The Tudor Society
  • August 25 – Mildred Cecil (née Cooke), Baroness Burghley

    On this day in Tudor history, 25th August 1526, in the reign of King Henry VIII, Mildred Cecil (née Cooke), Lady Burghley, was born.

    Mildred was the daughter of Sir Anthony Cooke, a scholar and the man who became Edward VI’s tutor, and his wife, Anne Fitzwilliam. Cooke educated his daughter himself, at home, providing her with the classical education usually reserved for boys.

    Mildred is known not only for being the second wife of William Cecil, 1st Baron Burghley and Elizabeth I’s trusted minister, but for her humanist education, intelligence and fluency in Greek and Latin. Mildred also translated several works, including a Greek sermon by Basil the Great.

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  • June 11- Sir Anthony Cooke of Gidea Hall

    The Cooke Memorial, St Edward's Church, Romford

    On this day in Tudor history, 11th June 1576, seventy-year-old humanist and educator Sir Anthony Cooke of Gidea Hall in Essex died.

    Cooke, who served in Henry VIII’s bodyguard and privy chamber, is more known for his role in education. He educated his daughters, who included Mildred Cecil, Anne Bacon, Catherine Killigrew and Elizabeth Hoby, to a high standard, teaching them Latin and Greek, and probably also modern languages and Hebrew. They were all noted for their scholarship.

    Although Anthony Cooke doesn’t appear in the records as a formal royal tutor, it does appear that he was involved in the young king’s education, possibly in an advisory or guiding role.

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  • April 4 – William Strachey, a shipwreck and Mildred Cecil

    On this day in Tudor history, 4th April 1572, writer and historian William Strachey was born in Saffron Walden in Essex, England.

    Strachey’s account of the 1609 shipwreck of the Sea Venture in a hurricane was used as a source for William Shakespeare’s “The Tempest”.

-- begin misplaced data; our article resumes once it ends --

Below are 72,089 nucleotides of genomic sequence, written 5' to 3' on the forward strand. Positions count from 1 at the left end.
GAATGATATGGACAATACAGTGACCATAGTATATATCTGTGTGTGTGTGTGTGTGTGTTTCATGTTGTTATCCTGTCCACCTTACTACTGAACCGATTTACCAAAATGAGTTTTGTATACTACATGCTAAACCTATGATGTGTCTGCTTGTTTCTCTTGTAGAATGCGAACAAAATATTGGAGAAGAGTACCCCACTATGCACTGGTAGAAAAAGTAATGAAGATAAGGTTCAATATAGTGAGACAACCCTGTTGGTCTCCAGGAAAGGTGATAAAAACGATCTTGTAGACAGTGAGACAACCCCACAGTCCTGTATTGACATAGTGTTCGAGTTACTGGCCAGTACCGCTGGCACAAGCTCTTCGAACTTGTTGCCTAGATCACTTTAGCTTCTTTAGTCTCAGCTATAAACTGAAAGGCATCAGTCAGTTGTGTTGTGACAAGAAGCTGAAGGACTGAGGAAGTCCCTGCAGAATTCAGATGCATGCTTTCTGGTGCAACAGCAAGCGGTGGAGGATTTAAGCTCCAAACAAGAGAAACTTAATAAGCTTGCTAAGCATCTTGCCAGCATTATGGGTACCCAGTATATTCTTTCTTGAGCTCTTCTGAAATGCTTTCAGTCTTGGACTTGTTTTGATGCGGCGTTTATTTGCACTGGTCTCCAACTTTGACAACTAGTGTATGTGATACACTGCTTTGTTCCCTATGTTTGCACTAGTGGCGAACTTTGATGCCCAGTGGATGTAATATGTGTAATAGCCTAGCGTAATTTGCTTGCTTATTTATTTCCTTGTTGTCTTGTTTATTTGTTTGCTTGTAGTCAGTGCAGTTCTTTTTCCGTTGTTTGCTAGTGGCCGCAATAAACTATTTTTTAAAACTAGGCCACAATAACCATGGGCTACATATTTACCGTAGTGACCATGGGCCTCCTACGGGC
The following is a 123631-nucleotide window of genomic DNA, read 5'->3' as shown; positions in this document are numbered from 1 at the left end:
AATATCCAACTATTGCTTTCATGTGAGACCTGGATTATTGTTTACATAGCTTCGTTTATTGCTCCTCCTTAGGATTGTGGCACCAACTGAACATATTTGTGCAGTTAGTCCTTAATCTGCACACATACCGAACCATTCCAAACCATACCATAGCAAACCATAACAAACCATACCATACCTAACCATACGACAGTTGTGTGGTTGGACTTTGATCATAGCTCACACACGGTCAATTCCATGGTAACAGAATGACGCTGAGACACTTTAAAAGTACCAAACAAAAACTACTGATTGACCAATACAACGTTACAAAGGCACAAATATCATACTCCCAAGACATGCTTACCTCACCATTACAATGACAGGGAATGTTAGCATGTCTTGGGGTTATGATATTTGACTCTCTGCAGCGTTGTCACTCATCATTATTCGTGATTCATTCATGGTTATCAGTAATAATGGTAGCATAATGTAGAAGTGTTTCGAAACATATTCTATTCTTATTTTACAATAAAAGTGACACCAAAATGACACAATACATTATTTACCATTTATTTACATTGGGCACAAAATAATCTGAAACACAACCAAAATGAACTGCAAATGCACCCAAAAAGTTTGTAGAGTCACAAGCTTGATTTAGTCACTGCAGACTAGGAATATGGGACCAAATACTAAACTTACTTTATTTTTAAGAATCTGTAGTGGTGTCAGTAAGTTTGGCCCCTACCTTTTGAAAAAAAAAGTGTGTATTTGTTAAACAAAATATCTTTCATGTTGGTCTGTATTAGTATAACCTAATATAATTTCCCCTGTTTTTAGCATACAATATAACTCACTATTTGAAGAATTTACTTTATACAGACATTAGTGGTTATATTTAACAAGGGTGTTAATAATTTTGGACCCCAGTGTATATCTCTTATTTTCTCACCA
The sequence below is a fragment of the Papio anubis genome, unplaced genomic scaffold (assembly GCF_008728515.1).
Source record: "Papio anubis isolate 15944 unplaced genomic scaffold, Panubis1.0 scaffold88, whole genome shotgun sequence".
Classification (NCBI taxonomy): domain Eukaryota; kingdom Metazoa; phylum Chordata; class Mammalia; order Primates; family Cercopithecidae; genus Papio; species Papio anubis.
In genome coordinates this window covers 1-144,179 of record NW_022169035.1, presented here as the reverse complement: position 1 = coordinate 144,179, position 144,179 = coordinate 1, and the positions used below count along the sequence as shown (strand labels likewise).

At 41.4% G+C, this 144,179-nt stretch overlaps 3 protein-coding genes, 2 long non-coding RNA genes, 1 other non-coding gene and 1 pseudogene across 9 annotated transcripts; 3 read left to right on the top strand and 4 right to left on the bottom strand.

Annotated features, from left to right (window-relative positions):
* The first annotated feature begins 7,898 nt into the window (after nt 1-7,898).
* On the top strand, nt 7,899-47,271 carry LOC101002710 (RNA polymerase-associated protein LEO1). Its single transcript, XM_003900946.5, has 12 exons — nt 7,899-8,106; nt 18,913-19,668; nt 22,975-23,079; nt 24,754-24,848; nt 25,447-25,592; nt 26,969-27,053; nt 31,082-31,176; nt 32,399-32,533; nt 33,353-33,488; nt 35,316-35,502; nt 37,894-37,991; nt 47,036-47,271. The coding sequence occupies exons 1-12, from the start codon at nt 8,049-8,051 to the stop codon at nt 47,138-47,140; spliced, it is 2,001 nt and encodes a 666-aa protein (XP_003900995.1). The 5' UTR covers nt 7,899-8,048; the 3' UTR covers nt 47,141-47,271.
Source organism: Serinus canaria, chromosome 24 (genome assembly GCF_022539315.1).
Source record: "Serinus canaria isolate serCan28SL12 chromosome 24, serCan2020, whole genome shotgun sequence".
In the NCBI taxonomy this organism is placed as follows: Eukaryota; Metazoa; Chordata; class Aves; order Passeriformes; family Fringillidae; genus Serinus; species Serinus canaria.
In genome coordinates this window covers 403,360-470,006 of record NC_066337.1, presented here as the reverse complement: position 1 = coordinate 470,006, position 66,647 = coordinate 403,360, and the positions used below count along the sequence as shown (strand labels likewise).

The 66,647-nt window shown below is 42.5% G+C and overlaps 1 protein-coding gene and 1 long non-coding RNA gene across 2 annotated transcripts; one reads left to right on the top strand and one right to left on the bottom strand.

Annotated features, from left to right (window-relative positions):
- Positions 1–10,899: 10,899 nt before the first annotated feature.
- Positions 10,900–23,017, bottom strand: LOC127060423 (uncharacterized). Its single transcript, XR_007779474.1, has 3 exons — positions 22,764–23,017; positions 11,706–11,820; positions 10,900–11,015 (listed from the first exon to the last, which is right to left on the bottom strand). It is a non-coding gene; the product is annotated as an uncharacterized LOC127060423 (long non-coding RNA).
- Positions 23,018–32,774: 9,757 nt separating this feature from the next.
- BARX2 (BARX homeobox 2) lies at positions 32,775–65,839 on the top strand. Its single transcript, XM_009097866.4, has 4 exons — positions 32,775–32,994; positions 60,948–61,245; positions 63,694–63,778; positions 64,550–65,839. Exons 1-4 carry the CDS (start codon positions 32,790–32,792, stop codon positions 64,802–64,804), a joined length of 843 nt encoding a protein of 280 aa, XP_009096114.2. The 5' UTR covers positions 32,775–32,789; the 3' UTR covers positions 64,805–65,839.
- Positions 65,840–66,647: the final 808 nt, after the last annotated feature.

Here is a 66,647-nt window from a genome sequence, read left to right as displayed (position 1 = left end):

Find out more about Strachey, how he was marooned for a year, and why he died in poverty

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  • 4 April – Mildred Cecil, Lady Burghley – far beyond the race of womankind

    Today, I pay tribute to the amazing Mildred Cecil, Lady Burghley, on the anniversary of her death in 1589, by sharing some facts about her.

    Mildred was not only the wife of William Cecil, Lord Burghley, she was an accomplished and influential woman in her own right. A truly fascinating Tudor personality.

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  • Mildred Cecil (née Cooke), Lady Burghley (1526-1589)

    Mildred Cooke came from the influential Cooke family of Gidea Hall, Essex, a household renowned for its links with Renaissance humanism and reformist sympathies. Her father, Sir Anthony Cooke, was a royal tutor to King Edward VI; shaping the boy king’s interest in classical learning and Protestantism. Mildred’s sisters: Anne, Catherine and Elizabeth became renowned female scholars, with Anne famously translating from Latin John Jewel’s Apologie of the Anglican Church (1564). While the Cooke women were in the minority in terms of female education, (Thomas More’s daughter Margaret, and his wards, received humanist educations) their education did not mirror their male contemporaries. Sixteenth-century European scholars and clergyman dictated that women were naturally defective and immoral in comparison with virtuous, honourable men. However Humanist educators, such as Juan Luis Vives, understood the importance of educating women. He stressed that their curriculum should avoid ‘masculine’ studies such as mathematics, science and government. Rather, he recommended studying theological translations, languages and the moral philosophers of antiquity such as Plato and Cicero; topics that would not ‘corrupt’ the innate weakness of the female sex.

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